European Parliament voted on Wednesday an effective EU ban on the sale of new combustion engine cars from 2035. The proposal passed by 339 votes to 249 with 24 abstentions at a session in France. In the European Union, vehicles are responsible for 12 percent of all CO2 emissions.
The automakers will now have to cut carbon-dioxide emissions by 100 percent by the middle of the next decade and also a 55 percent reduction in CO2 from automobiles in 2030 compared with 2021.
On Thursday, The European Automobile Manufacturers’ Association (ACEA) urged MEPs and EU ministers to consider all the uncertainties facing the industry, as it prepares for a massive industrial transformation.
“The automobile industry will fully contribute to the goal of a carbon-neutral Europe in 2050. Our industry is in the midst of a wide push for electric vehicles, with new models arriving steadily. These are meeting customers’ demands and are driving the transition towards sustainable mobility,” stated Oliver Zipse, ACEA President and CEO of BMW.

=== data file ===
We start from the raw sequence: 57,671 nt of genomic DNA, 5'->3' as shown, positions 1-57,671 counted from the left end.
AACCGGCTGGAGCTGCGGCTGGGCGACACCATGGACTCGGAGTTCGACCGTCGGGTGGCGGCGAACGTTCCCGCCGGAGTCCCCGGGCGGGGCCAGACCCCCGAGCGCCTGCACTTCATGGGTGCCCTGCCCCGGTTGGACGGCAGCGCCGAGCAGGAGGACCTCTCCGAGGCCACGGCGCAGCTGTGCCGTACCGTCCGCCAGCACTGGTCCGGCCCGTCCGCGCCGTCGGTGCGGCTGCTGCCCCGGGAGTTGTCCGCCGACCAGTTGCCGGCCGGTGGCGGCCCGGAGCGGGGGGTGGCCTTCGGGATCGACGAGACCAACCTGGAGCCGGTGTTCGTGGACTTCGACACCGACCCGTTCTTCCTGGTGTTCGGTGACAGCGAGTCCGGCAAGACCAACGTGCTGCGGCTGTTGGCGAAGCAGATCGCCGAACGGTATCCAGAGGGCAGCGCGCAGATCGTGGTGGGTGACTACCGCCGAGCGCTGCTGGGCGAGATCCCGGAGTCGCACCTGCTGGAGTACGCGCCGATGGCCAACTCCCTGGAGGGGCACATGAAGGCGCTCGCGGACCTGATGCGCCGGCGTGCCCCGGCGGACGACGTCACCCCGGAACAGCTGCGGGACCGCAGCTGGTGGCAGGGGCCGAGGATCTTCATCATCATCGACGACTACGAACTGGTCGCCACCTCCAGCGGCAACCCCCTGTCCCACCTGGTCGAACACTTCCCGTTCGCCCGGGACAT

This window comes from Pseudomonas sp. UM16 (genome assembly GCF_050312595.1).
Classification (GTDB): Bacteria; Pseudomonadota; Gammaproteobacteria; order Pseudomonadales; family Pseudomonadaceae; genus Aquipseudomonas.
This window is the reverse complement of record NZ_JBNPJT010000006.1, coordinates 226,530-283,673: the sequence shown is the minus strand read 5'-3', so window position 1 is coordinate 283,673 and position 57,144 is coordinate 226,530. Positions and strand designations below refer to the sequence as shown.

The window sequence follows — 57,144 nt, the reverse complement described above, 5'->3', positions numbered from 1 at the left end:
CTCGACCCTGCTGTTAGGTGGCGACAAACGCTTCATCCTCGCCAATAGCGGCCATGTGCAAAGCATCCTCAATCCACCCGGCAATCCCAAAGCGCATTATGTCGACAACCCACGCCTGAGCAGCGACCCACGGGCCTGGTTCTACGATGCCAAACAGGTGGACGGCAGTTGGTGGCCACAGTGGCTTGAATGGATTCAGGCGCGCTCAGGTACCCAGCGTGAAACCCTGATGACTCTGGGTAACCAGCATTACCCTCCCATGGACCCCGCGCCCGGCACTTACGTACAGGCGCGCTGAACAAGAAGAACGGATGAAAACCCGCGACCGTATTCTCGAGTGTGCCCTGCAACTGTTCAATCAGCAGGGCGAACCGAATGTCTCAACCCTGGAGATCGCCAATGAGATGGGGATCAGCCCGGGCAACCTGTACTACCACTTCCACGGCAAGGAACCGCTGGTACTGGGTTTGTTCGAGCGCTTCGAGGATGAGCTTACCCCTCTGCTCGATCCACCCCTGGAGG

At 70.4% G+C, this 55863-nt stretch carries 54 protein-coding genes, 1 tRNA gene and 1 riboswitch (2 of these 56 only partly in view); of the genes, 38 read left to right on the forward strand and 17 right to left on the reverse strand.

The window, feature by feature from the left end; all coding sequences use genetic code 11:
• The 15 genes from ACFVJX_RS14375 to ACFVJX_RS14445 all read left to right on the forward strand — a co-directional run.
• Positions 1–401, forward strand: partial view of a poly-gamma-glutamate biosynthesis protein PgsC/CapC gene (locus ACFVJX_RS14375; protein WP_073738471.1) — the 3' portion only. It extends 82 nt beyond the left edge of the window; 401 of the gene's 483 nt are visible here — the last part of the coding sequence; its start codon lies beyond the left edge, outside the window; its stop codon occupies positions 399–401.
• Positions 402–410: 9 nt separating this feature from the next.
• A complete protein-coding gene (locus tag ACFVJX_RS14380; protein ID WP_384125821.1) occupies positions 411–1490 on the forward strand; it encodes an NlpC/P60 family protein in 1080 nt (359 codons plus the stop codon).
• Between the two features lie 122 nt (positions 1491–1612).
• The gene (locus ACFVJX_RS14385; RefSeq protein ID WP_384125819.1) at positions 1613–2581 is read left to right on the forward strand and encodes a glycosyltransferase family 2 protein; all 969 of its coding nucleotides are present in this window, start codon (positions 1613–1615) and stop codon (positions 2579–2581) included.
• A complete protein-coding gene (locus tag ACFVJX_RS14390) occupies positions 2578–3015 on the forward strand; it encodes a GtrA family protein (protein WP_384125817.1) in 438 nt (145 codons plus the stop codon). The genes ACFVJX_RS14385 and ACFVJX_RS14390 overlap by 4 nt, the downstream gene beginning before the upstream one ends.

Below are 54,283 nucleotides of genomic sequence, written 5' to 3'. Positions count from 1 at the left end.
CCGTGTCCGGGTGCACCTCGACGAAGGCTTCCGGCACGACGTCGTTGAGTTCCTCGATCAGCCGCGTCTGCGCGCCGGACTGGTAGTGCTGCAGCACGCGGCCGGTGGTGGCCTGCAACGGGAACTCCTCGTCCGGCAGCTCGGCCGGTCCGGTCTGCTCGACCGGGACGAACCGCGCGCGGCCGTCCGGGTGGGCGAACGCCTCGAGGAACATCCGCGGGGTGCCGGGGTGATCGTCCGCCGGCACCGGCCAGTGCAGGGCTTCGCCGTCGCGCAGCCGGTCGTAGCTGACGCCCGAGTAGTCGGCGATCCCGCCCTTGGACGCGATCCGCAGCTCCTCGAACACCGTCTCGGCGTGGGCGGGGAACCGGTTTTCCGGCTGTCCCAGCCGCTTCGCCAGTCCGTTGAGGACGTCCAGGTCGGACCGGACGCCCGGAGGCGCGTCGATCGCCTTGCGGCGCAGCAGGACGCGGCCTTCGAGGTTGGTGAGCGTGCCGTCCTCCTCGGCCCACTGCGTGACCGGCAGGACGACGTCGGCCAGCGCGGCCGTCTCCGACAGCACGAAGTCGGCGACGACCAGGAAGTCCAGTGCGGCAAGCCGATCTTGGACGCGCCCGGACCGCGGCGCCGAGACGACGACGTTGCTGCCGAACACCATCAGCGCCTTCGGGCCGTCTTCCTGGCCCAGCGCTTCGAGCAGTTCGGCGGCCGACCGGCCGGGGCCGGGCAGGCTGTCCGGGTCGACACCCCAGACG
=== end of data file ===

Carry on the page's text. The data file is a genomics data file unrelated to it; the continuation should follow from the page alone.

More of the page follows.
“But given the volatility and uncertainty we are experiencing globally day-by-day, any long-term regulation going beyond this decade is premature at this early stage. Instead, a transparent review is needed halfway in order to define post-2030 targets.”
“Such a review will first of all have to evaluate whether the deployment of charging infrastructure and the availability of raw materials for battery production will be able to match the continued steep ramp-up of battery-electric vehicles at that point in time.”
ACEA added that “it is now also essential to deliver on the rest of the necessary conditions to make zero-emissions possible”. In order to reach that, the association urges the EU to adopt the different elements of Fit for 55 – particularly CO2 targets and the Alternative Fuels Infrastructure Regulation (AFIR) – as one coherent package.